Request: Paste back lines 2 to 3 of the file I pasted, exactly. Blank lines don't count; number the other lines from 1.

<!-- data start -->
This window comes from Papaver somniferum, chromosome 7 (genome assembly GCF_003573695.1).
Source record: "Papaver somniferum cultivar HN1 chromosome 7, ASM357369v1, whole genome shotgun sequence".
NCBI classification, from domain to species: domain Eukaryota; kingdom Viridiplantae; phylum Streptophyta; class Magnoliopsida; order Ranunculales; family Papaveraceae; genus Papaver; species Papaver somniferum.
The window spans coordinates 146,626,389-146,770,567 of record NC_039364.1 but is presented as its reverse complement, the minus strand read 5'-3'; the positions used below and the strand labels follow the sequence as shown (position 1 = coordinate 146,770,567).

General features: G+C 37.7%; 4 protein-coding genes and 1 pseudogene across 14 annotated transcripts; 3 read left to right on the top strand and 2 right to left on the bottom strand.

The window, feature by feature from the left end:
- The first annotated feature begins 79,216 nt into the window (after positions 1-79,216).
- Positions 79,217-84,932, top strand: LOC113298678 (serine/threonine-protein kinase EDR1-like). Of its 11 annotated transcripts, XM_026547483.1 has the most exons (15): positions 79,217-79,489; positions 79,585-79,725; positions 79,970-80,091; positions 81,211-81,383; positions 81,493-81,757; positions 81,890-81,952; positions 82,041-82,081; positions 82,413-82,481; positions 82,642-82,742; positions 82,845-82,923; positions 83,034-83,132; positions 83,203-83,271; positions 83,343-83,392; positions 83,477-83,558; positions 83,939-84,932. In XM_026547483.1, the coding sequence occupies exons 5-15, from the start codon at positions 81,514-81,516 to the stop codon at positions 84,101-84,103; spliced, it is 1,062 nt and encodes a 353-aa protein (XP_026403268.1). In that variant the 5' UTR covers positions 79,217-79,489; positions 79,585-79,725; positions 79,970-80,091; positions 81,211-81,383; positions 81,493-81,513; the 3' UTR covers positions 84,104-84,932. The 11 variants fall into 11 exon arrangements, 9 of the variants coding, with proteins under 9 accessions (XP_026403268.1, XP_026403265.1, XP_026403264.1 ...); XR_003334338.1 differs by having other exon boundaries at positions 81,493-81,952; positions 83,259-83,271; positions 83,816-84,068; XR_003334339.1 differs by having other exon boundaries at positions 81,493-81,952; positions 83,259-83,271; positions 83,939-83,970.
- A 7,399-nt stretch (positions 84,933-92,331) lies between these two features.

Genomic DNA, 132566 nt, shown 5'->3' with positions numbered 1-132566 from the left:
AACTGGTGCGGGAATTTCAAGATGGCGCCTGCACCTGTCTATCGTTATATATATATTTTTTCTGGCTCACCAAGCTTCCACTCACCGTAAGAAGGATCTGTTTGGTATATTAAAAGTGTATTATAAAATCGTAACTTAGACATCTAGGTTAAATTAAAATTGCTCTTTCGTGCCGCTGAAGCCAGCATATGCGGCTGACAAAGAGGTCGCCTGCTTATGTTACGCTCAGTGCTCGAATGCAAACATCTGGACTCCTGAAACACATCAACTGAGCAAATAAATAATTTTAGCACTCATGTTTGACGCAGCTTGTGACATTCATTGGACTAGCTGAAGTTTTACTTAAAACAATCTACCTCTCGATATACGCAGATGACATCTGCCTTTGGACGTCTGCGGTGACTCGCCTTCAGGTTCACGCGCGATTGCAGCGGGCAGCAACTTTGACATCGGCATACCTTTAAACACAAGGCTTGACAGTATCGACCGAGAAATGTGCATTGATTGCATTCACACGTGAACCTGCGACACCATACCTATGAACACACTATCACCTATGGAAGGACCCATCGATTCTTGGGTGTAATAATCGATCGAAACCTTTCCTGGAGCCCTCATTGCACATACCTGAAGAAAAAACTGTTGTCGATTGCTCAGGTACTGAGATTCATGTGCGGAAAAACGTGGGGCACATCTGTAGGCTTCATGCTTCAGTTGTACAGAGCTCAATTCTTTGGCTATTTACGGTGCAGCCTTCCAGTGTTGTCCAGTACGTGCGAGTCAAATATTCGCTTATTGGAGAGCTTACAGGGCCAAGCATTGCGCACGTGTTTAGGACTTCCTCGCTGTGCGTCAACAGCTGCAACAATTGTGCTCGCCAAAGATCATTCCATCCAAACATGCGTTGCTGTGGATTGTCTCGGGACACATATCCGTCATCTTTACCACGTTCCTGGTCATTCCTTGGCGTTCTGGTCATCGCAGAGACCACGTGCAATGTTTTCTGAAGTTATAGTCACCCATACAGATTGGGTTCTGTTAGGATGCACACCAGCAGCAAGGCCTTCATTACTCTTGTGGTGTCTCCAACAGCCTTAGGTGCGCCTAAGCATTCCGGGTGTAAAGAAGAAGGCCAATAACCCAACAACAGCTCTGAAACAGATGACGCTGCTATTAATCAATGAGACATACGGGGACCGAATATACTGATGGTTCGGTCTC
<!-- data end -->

Source record: "Papaver somniferum cultivar HN1 chromosome 7, ASM357369v1, whole genome shotgun sequence".
NCBI classification, from domain to species: domain Eukaryota; kingdom Viridiplantae; phylum Streptophyta; class Magnoliopsida; order Ranunculales; family Papaveraceae; genus Papaver; species Papaver somniferum.